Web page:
Votrubova-Dubska J.,Forensic DNA Service | Vanek D.,Forensic DNA Service | Vanek D.,Charles University | Vanek D.,Bulovka Hospital | And 5 more authors.
Forensic Science International | Year: 2016

During a rescue excavation in October 2011, archaeologists discovered a mass grave with 10 individuals. The skeletons should belong to victims of the battle of Reichenberg between the Austrian and Prussian armies on April 21, 1757. Several bones of the skeletons were covered with a blue colored encrustation. Initial DNA analysis failed due to strong inhibition. Chemical analysis of the bluish encrustation indicated the presence of the iron phosphate mineral vivianite (Fe3(PO4)2·(H2O)8). This technical note describes a novel procedure for the removal of this inhibitory substance. © 2016 Elsevier Ireland Ltd.


Vanek D.,Forensic DNA Service | Vanek D.,Charles University | Silerova M.,Forensic DNA Service | Urbanova V.,Forensic DNA Service | And 3 more authors.
Forensic Science International: Genetics Supplement Series | Year: 2011

The correct use of mitochondrial DNA (mtDNA) testing in the forensic context requires appropriate population databases to determine the relative rarity of the haplotype of the tested sample. The aim of this study was to evaluate the results of full HVRI and HVRII mtDNA sequences of 255 unrelated individuals and to compare the data to the previously published Czech and European population data The results indicate that the full control region sequencing can bring more precise population information that is useful for the comparison with other data sets and also for the forensic identification purposes. © 2011 Elsevier Ireland Ltd.


Vanek D.,Forensic DNA Service | Vanek D.,Charles University | Silerova M.,Forensic DNA Service | Urbanova V.,Forensic DNA Service | And 3 more authors.
Forensic Science International: Genetics Supplement Series | Year: 2011

120 unrelated individuals from the population sample of the Czech Republic were genotyped using the AmpFℓSTR® NGM™ PCR amplification kit (Applied Biosystems). The population study was conducted to evaluate the usefulness of the five new STR loci (D10S1248, D22S1045, D2S441, D1S1656, and D12S391) included in the new European Standard Set and to establish the allele frequencies. © 2011 Elsevier Ireland Ltd.


Emmerova B.,Forensic DNA Service | Emmerova B.,Charles University | Ehler E.,Forensic DNA Service | Ehler E.,Charles University | And 2 more authors.
Forensic Science International: Genetics Supplement Series | Year: 2015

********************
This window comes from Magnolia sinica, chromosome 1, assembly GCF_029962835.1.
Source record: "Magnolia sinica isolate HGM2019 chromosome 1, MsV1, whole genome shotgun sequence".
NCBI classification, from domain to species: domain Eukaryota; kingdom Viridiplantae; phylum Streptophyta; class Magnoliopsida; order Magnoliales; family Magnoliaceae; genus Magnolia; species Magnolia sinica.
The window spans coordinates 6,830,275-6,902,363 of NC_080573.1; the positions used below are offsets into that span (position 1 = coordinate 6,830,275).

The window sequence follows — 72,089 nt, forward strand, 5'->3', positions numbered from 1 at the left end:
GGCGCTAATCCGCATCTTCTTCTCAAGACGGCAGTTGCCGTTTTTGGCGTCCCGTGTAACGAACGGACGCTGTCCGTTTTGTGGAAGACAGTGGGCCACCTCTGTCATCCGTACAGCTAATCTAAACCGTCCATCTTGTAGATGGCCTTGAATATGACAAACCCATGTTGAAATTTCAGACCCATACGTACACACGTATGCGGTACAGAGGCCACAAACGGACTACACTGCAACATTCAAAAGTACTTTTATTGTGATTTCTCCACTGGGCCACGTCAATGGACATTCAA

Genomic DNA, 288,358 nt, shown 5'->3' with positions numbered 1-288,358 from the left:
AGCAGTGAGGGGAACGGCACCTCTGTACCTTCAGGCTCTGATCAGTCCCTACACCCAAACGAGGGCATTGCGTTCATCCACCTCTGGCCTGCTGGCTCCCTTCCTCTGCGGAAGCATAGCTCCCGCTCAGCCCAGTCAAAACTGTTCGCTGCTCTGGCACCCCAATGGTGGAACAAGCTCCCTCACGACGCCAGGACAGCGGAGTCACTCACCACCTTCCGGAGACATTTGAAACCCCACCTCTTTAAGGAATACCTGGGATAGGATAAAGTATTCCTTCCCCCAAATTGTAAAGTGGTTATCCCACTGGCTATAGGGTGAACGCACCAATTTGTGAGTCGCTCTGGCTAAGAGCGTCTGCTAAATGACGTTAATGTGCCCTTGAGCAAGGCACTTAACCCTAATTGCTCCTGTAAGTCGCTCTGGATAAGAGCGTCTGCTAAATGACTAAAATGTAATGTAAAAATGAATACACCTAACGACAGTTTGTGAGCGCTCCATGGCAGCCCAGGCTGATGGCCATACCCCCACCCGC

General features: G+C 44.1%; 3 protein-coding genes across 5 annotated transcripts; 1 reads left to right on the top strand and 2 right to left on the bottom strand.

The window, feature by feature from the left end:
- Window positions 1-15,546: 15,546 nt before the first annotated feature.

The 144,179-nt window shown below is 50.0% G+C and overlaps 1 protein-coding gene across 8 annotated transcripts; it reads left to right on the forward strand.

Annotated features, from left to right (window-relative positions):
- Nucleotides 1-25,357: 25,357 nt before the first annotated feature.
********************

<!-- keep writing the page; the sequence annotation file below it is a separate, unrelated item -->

We have encountered a decrease in the number of population studies published in recent years. Allelic frequencies for the new European standard set of loci (D12S391, D1S1656, D2S441, D10S1248, and D22S1045) are not published for many countries. This can lead to bias in statistical evaluation of DNA typing results. © 2015 Elsevier Ireland Ltd.


Vanek D.,Forensic DNA Service | Vanek D.,Charles University | Saskova L.,Forensic DNA Service | Silerova M.,Forensic DNA Service | And 4 more authors.
Forensic Science International: Genetics Supplement Series | Year: 2011

142 unrelated males from the population sample of the Czech Republic were genotyped using the miniSTR pentaplexes I and II in 8 Y-chromosomal STRs not included in Y-filer kit (Applied Biosystems, USA). A total of 142 haplotypes were obtained of which 127 were unique. The most common haplotype were found in 4 samples. We observed the haplotype diversity of 0.998 and the discrimination capacity of 0.894. © 2011 Elsevier Ireland Ltd.


PubMed | North Bohemian Museum Liberec, Institute of Chemical Technology Prague, Bulovka Hospital, Charles University and 2 more.
Type: | Journal: Forensic science international | Year: 2016

During a rescue excavation in October 2011, archaeologists discovered a mass grave with 10 individuals. The skeletons should belong to victims of the battle of Reichenberg between the Austrian and Prussian armies on April 21, 1757. Several bones of the skeletons were covered with a blue colored encrustation. Initial DNA analysis failed due to strong inhibition. Chemical analysis of the bluish encrustation indicated the presence of the iron phosphate mineral vivianite (Fe3(PO4)2(H2O)8). This technical note describes a novel procedure for the removal of this inhibitory substance.